Other technology trends
- Making every electron count: the rise of the SmartGrid
- In 2009, electricity is expected to account for over 16 percent of all energy used. However, the average efficiency of the world's legacy electricity grids is around only 33 percent. Enter SmartGrid technologies. SmartGrid companies add computer intelligence and networking to existing electrical grids, yielding a consumption savings of up to 30 percent.
- Gadgets for free!* (*subject to contract)
- With plummeting consumer spending on high ticket-price goods, bundling products and services for such devices as televisions and computers may help stimulate a stalled market in 2009.
- Moore's Law and risk
- In 2009, over a billion items of personal data may be lost or stolen, due to the proliferation of memory sticks, MP3 players, and the disposal of equipment with valuable information. Companies need to acknowledge this new reality and take precautions.
- Downsizing the digital attic
- The falling price of digital storage has caused file management to become reckless at many enterprises. If storage space costs next to nothing, then next to nothing is discarded. But while digital storage has become cheaper, the cost of facilities and labor that service storage has risen.
- The digital ambulance chaser gets supercharged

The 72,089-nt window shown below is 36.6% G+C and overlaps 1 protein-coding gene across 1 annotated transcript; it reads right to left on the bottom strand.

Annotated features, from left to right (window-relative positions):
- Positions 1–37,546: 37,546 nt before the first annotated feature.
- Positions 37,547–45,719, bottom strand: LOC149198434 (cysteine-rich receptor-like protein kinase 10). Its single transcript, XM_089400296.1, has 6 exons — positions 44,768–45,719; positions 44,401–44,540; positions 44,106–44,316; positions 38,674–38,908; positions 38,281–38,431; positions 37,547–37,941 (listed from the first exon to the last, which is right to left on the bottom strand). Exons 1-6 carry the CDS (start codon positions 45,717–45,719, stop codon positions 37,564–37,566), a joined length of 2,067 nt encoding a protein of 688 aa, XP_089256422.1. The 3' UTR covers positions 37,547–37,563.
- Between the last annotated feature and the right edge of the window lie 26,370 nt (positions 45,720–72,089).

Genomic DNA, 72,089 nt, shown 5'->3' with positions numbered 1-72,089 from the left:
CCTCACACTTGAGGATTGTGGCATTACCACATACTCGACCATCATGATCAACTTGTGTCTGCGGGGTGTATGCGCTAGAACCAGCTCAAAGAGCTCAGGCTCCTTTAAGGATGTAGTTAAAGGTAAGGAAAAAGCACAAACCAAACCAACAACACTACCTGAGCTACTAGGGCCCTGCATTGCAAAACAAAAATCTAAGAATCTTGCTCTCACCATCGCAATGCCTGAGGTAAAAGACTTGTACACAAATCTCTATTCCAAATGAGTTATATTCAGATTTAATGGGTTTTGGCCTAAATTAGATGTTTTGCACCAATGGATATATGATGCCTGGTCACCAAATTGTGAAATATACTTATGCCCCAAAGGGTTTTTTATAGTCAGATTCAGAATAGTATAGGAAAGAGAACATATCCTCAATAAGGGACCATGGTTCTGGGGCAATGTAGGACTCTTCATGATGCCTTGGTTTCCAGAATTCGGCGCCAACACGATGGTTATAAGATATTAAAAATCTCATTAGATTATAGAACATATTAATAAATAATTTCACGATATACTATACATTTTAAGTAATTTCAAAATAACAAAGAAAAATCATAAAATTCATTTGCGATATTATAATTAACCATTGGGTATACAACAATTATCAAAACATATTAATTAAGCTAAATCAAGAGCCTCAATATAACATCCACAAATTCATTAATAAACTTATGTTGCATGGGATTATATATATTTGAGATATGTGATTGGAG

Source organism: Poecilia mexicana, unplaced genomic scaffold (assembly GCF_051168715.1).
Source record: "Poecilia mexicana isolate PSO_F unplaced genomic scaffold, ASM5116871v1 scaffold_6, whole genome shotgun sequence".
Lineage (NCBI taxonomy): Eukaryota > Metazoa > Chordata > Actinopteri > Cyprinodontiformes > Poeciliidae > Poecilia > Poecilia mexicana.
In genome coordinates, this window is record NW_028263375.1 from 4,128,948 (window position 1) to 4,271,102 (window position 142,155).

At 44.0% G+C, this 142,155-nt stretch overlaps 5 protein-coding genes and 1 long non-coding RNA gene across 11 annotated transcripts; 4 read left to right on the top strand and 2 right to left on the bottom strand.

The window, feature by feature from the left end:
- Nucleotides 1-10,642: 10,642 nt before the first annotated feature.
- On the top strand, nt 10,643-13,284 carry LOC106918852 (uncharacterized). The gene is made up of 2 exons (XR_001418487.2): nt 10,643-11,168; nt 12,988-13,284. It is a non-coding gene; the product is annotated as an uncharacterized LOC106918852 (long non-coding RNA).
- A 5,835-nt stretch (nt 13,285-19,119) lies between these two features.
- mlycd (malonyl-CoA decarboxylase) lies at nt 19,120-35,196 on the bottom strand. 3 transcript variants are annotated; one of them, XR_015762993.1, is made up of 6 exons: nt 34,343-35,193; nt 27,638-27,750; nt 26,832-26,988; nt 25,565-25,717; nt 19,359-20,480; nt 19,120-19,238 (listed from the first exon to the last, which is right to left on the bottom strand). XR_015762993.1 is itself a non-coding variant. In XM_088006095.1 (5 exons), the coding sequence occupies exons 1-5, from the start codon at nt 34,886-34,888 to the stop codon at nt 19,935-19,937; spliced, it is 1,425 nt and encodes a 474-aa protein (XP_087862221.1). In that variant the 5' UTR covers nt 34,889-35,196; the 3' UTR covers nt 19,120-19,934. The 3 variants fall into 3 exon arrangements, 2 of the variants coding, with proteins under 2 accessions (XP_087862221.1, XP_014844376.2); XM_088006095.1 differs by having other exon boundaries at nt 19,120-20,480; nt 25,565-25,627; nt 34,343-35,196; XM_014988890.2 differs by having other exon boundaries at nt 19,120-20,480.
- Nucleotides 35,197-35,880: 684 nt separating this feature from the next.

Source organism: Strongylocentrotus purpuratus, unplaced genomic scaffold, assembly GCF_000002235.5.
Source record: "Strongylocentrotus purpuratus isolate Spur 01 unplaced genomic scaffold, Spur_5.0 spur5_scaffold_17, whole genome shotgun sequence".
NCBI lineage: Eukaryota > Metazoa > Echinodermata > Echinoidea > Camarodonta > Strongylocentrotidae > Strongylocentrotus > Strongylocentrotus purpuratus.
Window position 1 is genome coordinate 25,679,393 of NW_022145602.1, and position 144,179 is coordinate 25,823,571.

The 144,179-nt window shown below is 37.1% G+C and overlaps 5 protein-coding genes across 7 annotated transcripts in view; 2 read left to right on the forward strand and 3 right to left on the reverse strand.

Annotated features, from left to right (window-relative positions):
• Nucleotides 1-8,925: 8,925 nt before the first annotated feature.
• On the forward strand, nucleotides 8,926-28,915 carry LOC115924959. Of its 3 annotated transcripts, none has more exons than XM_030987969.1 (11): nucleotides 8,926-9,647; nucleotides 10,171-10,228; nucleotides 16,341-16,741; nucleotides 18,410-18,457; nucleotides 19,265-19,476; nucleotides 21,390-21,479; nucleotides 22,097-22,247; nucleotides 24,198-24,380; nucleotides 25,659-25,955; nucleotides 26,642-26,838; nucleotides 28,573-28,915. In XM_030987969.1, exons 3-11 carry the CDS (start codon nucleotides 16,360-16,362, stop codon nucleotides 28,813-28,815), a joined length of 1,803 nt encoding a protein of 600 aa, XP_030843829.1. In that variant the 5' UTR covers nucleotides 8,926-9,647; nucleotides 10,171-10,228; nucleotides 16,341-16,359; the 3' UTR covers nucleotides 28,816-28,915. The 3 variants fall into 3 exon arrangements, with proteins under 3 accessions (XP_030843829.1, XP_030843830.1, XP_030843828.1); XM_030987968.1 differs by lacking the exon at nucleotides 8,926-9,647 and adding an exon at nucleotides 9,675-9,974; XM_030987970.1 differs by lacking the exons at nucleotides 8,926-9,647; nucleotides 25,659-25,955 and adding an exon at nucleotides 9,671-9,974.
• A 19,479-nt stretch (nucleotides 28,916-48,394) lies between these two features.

- Digital litigation may prove recession proof, or even counter-cyclical, in 2009. The economic outlook may make companies and individuals especially aggressive in their pursuit of such issues as copyright infringement, digital ownership rights by country and industry, as well as worker health and consumer satisfaction.
- Social networks in the enterprise: Facebook for the Fortune 500
- It looks as though 2009 will be the breakout year for social networks in the enterprise. Large IT companies are planning on spending significant dollars in 2009 on social network applications and are building research centers that focus exclusively on enterprise social networking (ESN).
- Sinners become saints
- The formerly vilified nuclear power is forecast to grow by 1.3 percent in 2009, now perceived as a required source of power in many developed countries. Likewise, regulations prohibiting GM may be rescinded to help feed populations as well as conserve water. So if sinners are regarded more positively in 2009, will some “saintly” approaches become tainted?
About the research
The 2009 series of predictions has drawn on internal and external inputs from conversations with member firm clients, contributions from DTT member firms' 6,000 partners and practitioners specializing in TMT, discussions with financial and industry analysts, and conversations with trade bodies.